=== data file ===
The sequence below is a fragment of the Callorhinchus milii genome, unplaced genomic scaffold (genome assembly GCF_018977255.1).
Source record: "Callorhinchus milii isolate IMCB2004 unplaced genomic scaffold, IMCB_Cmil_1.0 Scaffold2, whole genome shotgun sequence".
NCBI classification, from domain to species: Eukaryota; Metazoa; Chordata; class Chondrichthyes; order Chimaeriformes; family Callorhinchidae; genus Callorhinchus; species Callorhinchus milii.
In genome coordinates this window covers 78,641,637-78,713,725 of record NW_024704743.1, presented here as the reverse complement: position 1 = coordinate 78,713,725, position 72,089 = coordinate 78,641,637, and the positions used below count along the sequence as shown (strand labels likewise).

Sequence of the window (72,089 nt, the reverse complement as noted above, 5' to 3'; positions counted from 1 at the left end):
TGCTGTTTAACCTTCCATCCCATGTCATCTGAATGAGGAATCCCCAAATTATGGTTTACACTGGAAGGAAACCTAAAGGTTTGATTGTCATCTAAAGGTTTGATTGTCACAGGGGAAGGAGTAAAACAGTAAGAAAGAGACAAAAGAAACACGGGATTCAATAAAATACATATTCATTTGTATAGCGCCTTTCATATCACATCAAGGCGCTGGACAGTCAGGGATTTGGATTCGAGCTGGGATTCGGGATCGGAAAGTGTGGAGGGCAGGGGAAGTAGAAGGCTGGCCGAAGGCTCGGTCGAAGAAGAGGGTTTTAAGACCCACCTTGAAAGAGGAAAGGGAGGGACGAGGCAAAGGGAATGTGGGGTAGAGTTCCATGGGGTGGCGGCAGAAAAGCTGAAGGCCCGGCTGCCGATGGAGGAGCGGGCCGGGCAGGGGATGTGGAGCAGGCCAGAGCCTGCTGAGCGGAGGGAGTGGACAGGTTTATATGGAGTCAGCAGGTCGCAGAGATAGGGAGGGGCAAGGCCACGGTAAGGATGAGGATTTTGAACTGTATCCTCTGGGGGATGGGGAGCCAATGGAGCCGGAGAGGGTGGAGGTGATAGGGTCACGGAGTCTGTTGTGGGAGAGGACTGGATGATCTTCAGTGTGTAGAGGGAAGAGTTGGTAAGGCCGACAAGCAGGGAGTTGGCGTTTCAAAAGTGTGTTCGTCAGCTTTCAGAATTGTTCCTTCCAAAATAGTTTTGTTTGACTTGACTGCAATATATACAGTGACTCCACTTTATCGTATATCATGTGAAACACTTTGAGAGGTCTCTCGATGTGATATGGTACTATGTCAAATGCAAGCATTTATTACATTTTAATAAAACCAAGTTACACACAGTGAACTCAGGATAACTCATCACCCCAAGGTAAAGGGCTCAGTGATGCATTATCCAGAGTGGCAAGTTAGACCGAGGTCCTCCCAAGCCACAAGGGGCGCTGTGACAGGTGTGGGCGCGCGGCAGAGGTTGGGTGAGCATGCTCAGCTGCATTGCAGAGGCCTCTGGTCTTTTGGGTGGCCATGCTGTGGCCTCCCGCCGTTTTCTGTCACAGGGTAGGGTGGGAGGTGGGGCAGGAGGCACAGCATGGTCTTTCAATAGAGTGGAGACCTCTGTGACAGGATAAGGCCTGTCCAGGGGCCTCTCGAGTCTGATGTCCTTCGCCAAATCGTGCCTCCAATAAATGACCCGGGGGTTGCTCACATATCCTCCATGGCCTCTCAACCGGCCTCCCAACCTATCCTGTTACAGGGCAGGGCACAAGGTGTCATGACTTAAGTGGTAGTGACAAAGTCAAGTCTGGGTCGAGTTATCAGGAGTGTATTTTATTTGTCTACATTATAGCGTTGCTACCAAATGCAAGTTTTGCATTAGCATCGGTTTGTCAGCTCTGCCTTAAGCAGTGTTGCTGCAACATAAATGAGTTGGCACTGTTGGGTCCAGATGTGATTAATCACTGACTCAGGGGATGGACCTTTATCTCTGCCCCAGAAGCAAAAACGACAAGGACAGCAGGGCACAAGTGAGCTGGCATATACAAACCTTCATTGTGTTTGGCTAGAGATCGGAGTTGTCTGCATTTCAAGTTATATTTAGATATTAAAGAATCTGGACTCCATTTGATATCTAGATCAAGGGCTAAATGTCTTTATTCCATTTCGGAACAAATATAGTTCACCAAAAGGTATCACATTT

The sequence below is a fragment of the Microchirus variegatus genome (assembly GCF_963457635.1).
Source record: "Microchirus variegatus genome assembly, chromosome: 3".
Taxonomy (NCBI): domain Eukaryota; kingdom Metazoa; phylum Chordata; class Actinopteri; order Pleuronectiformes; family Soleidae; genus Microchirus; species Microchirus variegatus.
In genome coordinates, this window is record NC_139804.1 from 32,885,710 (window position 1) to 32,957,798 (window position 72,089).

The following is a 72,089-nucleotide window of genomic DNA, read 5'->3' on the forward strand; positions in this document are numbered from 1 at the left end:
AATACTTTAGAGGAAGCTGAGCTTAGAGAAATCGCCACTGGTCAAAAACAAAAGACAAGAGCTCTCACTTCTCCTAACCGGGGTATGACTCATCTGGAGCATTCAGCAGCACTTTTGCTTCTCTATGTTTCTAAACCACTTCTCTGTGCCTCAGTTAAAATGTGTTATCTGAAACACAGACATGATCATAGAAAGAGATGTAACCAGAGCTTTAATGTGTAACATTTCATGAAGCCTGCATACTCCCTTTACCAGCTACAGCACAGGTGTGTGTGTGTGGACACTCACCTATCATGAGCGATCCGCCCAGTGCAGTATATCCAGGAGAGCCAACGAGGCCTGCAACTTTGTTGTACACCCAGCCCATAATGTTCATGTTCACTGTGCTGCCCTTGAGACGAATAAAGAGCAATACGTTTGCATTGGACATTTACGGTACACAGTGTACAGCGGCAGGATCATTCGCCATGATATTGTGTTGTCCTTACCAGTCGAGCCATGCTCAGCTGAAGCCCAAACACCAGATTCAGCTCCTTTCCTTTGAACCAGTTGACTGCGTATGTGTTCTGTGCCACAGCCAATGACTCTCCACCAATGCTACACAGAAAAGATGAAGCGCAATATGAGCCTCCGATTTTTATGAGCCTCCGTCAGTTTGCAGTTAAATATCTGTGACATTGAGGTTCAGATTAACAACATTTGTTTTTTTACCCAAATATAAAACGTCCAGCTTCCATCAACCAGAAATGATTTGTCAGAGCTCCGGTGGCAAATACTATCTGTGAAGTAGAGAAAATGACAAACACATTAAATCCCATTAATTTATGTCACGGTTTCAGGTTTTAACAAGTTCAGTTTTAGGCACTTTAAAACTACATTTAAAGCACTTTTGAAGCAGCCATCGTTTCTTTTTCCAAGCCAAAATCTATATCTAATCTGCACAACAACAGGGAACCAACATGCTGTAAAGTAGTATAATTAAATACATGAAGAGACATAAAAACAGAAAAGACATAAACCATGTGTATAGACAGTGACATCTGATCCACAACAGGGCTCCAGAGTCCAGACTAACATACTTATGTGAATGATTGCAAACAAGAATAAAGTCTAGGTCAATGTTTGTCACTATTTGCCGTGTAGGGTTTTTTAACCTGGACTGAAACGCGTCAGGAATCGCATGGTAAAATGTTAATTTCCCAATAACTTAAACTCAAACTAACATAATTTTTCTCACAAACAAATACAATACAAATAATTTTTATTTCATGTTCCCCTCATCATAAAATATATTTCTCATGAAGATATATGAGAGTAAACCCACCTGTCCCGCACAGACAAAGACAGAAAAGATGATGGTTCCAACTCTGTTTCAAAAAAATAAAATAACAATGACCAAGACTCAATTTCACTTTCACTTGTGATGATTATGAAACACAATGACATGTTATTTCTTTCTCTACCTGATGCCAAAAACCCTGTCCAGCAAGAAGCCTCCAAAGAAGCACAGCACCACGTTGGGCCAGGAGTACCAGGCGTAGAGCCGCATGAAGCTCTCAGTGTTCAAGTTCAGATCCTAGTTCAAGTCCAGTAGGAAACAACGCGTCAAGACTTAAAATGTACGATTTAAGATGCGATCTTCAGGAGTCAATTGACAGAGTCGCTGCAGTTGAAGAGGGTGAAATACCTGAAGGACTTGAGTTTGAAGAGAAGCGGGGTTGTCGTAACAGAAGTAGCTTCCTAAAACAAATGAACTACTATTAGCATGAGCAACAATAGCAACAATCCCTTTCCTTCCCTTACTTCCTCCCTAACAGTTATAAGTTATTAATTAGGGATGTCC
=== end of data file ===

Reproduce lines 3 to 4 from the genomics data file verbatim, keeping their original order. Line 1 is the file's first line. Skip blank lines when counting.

NCBI classification, from domain to species: Eukaryota; Metazoa; Chordata; class Chondrichthyes; order Chimaeriformes; family Callorhinchidae; genus Callorhinchus; species Callorhinchus milii.
In genome coordinates this window covers 78,641,637-78,713,725 of record NW_024704743.1, presented here as the reverse complement: position 1 = coordinate 78,713,725, position 72,089 = coordinate 78,641,637, and the positions used below count along the sequence as shown (strand labels likewise).